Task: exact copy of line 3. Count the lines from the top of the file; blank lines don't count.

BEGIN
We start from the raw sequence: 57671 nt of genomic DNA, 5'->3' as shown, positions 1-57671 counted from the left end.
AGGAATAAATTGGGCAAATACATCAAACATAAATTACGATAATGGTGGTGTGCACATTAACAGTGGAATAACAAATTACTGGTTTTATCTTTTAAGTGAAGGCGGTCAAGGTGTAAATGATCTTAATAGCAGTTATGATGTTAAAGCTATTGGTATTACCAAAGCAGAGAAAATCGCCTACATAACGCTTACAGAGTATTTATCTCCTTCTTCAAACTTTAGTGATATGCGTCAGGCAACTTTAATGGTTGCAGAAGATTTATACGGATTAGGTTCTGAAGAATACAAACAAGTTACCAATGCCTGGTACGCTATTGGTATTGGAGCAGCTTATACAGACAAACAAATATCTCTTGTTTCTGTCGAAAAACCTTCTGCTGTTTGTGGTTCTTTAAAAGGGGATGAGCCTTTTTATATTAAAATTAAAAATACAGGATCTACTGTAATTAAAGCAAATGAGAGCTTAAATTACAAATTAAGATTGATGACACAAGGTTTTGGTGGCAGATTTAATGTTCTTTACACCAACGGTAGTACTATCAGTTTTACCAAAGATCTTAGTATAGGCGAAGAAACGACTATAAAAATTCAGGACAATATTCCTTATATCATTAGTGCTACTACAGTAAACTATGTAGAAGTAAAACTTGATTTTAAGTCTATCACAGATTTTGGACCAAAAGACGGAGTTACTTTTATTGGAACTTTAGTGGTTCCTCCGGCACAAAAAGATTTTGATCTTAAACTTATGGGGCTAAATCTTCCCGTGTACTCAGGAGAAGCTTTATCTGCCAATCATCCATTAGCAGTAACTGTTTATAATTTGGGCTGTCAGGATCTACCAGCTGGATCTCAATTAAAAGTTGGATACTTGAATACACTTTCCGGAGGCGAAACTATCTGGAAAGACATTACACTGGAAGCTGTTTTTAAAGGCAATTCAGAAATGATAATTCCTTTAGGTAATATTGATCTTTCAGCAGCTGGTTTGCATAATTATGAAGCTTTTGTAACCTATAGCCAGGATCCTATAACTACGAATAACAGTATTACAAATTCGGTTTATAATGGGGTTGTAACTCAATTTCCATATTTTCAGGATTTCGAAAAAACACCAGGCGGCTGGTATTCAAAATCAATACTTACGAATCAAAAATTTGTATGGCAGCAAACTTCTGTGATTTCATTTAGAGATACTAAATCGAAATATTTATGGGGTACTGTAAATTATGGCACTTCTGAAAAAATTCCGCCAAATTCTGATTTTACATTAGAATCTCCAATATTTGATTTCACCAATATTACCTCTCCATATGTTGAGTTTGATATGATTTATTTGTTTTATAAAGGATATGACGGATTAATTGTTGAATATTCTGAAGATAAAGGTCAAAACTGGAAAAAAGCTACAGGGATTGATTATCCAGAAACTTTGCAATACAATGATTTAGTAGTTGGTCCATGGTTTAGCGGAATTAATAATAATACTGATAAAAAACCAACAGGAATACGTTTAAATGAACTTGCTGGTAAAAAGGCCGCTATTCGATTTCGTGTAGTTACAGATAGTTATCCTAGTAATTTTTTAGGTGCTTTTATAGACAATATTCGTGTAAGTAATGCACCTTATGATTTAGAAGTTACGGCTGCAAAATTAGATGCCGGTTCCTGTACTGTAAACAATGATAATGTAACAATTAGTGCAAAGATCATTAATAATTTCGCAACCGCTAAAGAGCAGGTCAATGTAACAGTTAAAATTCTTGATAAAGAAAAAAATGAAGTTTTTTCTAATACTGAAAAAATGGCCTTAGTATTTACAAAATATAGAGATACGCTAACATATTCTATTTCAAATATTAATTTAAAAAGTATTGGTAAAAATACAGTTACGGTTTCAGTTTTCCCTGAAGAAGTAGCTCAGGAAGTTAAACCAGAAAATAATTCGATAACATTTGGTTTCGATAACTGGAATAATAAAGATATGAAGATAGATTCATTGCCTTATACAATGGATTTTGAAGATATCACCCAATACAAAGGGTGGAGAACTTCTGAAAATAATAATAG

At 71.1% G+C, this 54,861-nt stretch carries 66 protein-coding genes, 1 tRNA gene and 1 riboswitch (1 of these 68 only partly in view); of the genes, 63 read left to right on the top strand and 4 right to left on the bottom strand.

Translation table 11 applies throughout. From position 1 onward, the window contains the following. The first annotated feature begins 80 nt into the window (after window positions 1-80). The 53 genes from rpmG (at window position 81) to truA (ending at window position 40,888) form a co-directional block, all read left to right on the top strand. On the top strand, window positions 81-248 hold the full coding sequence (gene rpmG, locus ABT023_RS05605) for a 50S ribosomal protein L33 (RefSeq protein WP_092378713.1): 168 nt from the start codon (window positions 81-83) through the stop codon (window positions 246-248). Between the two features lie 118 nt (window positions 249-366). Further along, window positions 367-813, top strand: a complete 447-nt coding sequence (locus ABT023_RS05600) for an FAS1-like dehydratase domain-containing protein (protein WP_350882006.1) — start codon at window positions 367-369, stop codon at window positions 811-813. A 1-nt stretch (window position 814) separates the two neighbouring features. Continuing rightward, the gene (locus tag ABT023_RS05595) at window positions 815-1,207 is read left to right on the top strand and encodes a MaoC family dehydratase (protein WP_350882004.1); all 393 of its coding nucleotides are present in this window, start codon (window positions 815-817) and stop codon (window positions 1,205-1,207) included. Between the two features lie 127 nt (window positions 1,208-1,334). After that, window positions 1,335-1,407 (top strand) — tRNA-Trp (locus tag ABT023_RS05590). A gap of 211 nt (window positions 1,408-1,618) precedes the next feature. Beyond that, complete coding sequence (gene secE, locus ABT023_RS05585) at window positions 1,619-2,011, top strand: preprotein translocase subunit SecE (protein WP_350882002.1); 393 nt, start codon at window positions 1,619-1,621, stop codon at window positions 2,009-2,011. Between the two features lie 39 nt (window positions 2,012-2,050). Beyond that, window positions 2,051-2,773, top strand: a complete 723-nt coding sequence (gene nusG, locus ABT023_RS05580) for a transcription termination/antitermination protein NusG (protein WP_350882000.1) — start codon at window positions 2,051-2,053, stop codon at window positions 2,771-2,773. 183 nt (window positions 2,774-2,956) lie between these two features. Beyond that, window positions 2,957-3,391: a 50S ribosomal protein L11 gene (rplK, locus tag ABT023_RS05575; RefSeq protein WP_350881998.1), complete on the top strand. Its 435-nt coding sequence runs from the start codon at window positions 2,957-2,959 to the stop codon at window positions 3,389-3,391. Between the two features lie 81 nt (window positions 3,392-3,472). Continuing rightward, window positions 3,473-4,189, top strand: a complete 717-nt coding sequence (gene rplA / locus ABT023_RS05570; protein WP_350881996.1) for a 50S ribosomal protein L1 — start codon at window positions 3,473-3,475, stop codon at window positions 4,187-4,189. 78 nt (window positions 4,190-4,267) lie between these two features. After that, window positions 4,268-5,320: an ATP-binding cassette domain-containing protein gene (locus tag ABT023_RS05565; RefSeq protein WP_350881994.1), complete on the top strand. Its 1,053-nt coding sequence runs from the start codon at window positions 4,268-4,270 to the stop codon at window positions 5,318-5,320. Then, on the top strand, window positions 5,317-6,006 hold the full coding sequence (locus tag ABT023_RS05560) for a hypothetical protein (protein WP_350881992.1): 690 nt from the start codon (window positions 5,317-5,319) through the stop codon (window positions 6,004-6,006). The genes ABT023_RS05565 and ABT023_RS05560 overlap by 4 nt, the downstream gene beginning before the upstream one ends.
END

At 71.1% G+C, this 54,861-nt stretch carries 66 protein-coding genes, 1 tRNA gene and 1 riboswitch (1 of these 68 only partly in view); of the genes, 63 read left to right on the top strand and 4 right to left on the bottom strand.